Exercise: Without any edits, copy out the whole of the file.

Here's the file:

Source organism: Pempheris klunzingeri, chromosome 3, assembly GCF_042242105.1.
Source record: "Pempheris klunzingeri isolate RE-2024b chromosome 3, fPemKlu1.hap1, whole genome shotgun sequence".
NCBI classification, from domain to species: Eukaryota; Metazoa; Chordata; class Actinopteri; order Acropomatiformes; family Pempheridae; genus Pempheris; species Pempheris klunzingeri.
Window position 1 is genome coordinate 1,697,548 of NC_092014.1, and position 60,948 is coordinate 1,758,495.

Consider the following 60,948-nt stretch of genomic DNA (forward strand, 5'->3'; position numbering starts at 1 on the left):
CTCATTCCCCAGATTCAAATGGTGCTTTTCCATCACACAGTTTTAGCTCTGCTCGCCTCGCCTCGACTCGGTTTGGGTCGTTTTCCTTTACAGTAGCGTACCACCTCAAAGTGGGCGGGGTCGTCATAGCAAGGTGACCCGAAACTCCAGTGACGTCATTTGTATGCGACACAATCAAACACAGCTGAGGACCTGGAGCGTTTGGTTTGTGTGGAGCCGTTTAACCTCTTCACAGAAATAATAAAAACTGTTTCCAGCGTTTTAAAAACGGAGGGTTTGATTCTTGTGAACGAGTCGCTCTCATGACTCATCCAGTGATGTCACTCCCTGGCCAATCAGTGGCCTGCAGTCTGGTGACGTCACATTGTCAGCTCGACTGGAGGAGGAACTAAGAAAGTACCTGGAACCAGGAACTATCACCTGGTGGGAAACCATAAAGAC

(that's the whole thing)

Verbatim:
Source organism: Pempheris klunzingeri, chromosome 3, assembly GCF_042242105.1.
Source record: "Pempheris klunzingeri isolate RE-2024b chromosome 3, fPemKlu1.hap1, whole genome shotgun sequence".
NCBI classification, from domain to species: Eukaryota; Metazoa; Chordata; class Actinopteri; order Acropomatiformes; family Pempheridae; genus Pempheris; species Pempheris klunzingeri.
Window position 1 is genome coordinate 1,697,548 of NC_092014.1, and position 60,948 is coordinate 1,758,495.

Consider the following 60,948-nt stretch of genomic DNA (forward strand, 5'->3'; position numbering starts at 1 on the left):
CTCATTCCCCAGATTCAAATGGTGCTTTTCCATCACACAGTTTTAGCTCTGCTCGCCTCGCCTCGACTCGGTTTGGGTCGTTTTCCTTTACAGTAGCGTACCACCTCAAAGTGGGCGGGGTCGTCATAGCAAGGTGACCCGAAACTCCAGTGACGTCATTTGTATGCGACACAATCAAACACAGCTGAGGACCTGGAGCGTTTGGTTTGTGTGGAGCCGTTTAACCTCTTCACAGAAATAATAAAAACTGTTTCCAGCGTTTTAAAAACGGAGGGTTTGATTCTTGTGAACGAGTCGCTCTCATGACTCATCCAGTGATGTCACTCCCTGGCCAATCAGTGGCCTGCAGTCTGGTGACGTCACATTGTCAGCTCGACTGGAGGAGGAACTAAGAAAGTACCTGGAACCAGGAACTATCACCTGGTGGGAAACCATAAAGAC